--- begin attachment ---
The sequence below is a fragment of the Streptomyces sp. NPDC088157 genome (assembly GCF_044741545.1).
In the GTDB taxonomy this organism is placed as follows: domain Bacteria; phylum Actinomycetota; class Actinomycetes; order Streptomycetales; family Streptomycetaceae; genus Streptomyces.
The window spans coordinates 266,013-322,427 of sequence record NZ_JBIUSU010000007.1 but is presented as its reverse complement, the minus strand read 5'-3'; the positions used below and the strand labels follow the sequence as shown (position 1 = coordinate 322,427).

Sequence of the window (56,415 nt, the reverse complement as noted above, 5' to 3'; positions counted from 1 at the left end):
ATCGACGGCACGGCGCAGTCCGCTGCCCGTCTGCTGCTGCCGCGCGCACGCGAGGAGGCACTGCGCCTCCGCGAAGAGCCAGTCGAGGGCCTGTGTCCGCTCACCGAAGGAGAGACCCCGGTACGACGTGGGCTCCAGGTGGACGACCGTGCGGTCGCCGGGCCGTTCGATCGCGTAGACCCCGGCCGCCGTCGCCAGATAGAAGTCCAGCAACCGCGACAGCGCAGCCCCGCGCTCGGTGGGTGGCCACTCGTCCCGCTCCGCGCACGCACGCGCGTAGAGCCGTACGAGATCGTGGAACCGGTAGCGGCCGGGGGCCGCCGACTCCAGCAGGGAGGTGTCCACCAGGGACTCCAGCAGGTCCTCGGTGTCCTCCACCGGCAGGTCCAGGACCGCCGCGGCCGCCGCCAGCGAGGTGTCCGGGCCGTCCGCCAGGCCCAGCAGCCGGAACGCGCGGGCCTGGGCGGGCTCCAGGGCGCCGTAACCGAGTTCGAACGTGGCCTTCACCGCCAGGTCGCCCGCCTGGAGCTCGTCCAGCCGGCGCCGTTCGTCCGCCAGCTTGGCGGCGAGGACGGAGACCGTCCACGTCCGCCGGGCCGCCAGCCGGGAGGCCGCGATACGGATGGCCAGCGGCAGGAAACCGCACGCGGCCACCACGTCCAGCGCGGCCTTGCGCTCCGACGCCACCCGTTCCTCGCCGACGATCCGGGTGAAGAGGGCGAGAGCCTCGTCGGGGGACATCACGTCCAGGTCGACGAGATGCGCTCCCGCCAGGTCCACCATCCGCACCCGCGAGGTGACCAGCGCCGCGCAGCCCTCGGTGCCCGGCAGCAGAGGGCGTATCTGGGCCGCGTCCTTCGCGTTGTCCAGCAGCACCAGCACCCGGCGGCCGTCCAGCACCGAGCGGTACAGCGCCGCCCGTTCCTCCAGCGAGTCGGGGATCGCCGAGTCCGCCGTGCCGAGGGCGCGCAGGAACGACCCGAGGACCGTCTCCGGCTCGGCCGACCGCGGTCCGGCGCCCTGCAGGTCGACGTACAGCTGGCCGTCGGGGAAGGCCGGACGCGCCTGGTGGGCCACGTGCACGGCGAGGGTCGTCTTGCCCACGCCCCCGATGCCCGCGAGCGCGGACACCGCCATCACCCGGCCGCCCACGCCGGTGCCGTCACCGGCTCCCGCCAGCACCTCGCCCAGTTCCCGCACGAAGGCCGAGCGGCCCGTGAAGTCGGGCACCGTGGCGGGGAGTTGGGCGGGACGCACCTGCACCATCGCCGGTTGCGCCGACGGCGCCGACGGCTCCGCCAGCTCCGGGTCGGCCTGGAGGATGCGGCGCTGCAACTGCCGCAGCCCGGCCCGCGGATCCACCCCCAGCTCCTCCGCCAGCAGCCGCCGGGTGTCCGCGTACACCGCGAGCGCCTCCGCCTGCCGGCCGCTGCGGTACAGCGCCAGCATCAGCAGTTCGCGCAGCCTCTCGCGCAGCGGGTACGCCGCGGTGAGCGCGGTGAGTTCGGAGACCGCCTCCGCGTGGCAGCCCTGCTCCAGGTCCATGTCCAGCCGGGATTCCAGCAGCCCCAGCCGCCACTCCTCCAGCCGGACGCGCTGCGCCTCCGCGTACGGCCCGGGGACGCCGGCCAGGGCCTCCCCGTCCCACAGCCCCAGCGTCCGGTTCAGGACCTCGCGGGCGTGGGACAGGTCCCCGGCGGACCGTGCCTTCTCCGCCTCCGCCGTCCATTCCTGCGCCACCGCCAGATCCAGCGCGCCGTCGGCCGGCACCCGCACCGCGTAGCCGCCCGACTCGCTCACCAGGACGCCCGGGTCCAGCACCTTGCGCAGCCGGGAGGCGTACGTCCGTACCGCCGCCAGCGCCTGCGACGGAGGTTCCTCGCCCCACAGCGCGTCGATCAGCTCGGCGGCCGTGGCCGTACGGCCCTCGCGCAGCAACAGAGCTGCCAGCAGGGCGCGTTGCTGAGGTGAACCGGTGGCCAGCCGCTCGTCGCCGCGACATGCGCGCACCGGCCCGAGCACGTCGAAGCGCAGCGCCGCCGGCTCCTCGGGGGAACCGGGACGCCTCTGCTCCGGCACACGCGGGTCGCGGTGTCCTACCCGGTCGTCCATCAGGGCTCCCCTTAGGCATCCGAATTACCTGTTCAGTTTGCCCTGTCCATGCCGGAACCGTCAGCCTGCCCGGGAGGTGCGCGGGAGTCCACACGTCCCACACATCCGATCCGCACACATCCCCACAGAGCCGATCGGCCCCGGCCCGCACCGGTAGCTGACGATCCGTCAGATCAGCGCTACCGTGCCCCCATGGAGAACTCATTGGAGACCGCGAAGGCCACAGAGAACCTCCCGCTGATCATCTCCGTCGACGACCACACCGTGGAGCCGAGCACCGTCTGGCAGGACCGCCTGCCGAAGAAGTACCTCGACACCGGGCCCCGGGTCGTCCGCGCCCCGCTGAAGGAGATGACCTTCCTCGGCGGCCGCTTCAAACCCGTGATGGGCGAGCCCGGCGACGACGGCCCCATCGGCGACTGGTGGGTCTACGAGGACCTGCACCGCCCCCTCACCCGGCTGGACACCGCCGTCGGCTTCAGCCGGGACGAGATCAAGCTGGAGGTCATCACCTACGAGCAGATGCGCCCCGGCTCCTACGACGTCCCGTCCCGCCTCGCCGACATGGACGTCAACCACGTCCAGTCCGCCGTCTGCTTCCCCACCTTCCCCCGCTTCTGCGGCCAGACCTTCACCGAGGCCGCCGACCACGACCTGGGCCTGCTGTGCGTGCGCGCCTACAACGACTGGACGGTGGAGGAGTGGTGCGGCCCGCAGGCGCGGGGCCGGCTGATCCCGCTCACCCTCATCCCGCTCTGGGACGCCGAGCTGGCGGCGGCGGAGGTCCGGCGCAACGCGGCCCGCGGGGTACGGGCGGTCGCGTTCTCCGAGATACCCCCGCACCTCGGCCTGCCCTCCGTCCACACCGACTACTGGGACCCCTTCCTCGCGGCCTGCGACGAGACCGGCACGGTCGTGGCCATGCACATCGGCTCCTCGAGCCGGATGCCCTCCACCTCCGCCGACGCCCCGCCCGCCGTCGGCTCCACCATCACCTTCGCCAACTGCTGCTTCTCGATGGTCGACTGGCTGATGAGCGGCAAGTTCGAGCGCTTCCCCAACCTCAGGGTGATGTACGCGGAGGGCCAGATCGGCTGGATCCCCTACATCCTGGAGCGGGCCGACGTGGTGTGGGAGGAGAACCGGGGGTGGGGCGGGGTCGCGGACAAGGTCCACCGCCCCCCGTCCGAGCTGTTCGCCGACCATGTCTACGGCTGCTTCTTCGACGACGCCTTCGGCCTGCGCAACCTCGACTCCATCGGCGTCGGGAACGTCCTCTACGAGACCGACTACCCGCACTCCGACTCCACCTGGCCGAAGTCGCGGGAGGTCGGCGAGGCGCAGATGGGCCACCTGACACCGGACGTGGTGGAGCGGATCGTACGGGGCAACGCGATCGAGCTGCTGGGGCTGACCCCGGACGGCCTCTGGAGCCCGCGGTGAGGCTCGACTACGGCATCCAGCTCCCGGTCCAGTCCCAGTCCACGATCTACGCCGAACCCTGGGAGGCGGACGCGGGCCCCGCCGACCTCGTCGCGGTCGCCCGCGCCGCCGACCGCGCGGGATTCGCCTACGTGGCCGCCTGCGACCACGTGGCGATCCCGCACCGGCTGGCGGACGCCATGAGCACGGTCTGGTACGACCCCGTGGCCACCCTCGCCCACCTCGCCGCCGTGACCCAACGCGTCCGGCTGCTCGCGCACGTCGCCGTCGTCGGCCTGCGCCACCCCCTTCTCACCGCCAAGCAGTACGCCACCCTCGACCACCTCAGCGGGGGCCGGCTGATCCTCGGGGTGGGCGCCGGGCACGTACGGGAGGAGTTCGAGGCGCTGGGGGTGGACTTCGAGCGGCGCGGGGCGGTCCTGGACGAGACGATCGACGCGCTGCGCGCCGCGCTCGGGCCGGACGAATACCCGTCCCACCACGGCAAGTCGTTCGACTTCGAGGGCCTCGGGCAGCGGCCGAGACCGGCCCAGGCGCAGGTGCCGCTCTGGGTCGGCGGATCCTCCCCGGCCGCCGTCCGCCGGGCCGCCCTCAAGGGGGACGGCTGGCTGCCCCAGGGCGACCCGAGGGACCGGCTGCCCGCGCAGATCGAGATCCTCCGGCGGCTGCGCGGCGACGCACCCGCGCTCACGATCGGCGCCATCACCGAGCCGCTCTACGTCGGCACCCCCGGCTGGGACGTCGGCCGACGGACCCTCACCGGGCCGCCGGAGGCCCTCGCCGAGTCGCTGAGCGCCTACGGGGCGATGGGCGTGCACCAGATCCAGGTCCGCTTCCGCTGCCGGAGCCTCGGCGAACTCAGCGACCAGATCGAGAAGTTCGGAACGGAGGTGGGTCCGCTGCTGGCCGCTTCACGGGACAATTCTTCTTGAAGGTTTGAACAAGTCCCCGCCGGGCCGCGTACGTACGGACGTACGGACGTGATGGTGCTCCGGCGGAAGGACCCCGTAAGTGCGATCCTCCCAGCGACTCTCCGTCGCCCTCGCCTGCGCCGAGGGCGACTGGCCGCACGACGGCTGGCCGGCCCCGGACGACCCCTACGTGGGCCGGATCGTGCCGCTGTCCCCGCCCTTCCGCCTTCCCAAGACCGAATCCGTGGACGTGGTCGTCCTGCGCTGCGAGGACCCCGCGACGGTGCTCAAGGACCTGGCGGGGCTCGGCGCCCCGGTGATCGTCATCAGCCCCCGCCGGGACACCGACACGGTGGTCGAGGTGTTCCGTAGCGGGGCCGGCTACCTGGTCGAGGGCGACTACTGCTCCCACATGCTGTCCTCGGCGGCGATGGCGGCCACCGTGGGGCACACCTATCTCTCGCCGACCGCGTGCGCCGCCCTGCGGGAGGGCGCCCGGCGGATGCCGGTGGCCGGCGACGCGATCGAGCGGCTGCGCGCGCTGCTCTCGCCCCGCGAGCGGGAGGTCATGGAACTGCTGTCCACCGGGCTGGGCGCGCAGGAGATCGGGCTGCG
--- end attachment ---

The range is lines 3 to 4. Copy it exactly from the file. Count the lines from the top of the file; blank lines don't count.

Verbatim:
The window spans coordinates 266,013-322,427 of sequence record NZ_JBIUSU010000007.1 but is presented as its reverse complement, the minus strand read 5'-3'; the positions used below and the strand labels follow the sequence as shown (position 1 = coordinate 322,427).

Sequence of the window (56,415 nt, the reverse complement as noted above, 5' to 3'; positions counted from 1 at the left end):